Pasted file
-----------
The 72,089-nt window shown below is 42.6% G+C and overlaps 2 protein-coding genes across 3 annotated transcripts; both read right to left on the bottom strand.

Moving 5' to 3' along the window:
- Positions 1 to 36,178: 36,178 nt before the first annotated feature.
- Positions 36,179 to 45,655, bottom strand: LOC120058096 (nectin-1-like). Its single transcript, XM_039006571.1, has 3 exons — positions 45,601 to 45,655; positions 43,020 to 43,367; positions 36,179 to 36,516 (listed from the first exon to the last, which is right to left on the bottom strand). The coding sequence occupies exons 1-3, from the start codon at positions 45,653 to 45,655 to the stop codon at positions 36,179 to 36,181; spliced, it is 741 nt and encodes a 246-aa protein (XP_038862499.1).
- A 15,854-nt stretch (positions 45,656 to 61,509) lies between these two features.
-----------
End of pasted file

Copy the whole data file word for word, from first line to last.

The 72,089-nt window shown below is 42.6% G+C and overlaps 2 protein-coding genes across 3 annotated transcripts; both read right to left on the bottom strand.

Moving 5' to 3' along the window:
- Positions 1 to 36,178: 36,178 nt before the first annotated feature.
- Positions 36,179 to 45,655, bottom strand: LOC120058096 (nectin-1-like). Its single transcript, XM_039006571.1, has 3 exons — positions 45,601 to 45,655; positions 43,020 to 43,367; positions 36,179 to 36,516 (listed from the first exon to the last, which is right to left on the bottom strand). The coding sequence occupies exons 1-3, from the start codon at positions 45,653 to 45,655 to the stop codon at positions 36,179 to 36,181; spliced, it is 741 nt and encodes a 246-aa protein (XP_038862499.1).
- A 15,854-nt stretch (positions 45,656 to 61,509) lies between these two features.